Eventually, most of us of the former view have come around mostly to their point of view.
We gave in on everything, and they gave in on nothing.
It was a compromise.
Where was I?
Ah yes. As I said, somewhere in there we crossed a million deaths, which I’m told was inevitable, because all viruses are endemic, and we didn’t have any significant period of mourning to mark the occasion of 10 times an incalculable amount.
I guess we got better at calculating loss.
Again: blameless people know that most of us have a natural human instinct to want health: for ourselves, for our family and friends and neighbors, even for strangers. They know that even in unhealthy times, there’s an instinct to pursue the trappings of health like neutrality and compromise, and they will capitalize on this instinct to achieve their ends. They won’t offer us health, because health will involve repair, and repair involves costs that include their own advantages and their own blamelessness—but they’ll use our desire for health to achieve their own ends. They’ll offer compromise, and many of us will take it, giving up our conviction without thought to an endpoint; giving up and never noticing that blameless supremacy gives up nothing and never will, without remembering that they have reneged on every promise.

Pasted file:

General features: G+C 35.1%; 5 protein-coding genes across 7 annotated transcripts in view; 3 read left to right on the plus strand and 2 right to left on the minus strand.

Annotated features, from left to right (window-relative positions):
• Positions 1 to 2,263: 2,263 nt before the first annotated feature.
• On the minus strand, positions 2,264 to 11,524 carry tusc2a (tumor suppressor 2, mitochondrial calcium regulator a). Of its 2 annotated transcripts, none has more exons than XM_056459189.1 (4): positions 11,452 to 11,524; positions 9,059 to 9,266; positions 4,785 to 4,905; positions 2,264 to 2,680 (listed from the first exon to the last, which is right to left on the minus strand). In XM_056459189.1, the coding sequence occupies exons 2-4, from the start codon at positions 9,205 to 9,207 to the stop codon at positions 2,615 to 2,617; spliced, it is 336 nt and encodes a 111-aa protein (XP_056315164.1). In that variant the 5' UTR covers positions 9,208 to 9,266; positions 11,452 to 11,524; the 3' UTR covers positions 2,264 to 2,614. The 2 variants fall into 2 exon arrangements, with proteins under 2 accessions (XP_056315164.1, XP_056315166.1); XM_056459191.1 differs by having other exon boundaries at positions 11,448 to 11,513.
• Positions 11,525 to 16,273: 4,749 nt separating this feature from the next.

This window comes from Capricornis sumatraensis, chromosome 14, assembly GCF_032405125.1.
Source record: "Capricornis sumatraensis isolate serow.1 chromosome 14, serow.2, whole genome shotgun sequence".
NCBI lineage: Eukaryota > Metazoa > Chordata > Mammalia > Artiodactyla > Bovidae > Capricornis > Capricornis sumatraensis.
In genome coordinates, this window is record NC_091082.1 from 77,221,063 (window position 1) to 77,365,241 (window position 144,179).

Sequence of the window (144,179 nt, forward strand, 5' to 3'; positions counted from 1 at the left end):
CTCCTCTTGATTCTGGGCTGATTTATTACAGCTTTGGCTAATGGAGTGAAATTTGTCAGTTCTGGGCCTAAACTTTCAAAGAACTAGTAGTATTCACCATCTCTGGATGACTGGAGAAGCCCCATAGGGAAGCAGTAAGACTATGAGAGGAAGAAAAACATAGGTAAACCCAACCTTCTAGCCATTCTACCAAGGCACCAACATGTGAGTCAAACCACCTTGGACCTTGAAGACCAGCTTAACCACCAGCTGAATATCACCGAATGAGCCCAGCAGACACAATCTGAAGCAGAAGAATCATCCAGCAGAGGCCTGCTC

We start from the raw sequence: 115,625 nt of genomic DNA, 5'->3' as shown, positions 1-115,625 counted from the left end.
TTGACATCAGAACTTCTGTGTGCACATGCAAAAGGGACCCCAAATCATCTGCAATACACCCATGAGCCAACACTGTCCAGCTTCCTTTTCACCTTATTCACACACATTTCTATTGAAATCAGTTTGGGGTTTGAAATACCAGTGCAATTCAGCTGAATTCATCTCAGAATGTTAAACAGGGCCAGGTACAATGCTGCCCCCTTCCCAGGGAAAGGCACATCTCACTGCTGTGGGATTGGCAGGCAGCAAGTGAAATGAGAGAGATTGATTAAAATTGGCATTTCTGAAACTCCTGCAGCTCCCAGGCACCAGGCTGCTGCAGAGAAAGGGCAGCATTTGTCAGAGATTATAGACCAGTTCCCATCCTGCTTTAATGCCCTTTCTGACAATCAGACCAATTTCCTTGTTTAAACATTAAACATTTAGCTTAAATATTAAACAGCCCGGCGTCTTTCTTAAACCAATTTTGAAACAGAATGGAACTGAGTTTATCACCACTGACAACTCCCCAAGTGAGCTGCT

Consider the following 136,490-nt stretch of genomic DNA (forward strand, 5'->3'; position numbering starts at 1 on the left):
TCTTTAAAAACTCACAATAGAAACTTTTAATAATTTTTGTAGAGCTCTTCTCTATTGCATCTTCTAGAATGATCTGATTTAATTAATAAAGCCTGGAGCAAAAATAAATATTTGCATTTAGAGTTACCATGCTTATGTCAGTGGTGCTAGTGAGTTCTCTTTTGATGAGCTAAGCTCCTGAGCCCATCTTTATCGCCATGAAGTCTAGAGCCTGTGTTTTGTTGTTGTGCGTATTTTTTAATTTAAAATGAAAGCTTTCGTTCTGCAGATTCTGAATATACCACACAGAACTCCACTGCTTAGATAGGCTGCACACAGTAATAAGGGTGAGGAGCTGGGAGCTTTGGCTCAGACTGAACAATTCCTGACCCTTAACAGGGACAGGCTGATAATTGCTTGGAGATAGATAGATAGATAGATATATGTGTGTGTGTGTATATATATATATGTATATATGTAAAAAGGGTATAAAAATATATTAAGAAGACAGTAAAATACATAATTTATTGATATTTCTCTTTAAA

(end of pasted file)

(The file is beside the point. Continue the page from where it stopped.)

There’s a thing I wrote on Twitter years ago that still gets passed around.
It goes like this:
Meet me in the middle, says the unjust man.
You take a step toward him. He takes a step back.
Meet me in the middle, says the unjust man.
I believe this little scrap of free verse took hold because it describes something we have all seen: a sabotaged conviction accommodated, for no purpose other than moving us in the wrong direction.
What the blameless society asks us to do is more than compromising on our method for achieving a solution, or to horse trade one goal for another toward a solution that we both agree upon. The demand is that we compromise on our conviction to seek any solutions at all.
Why are so many of us afraid to seek solutions?
Have you even noticed that we are?
We are, you know. We’re afraid to try.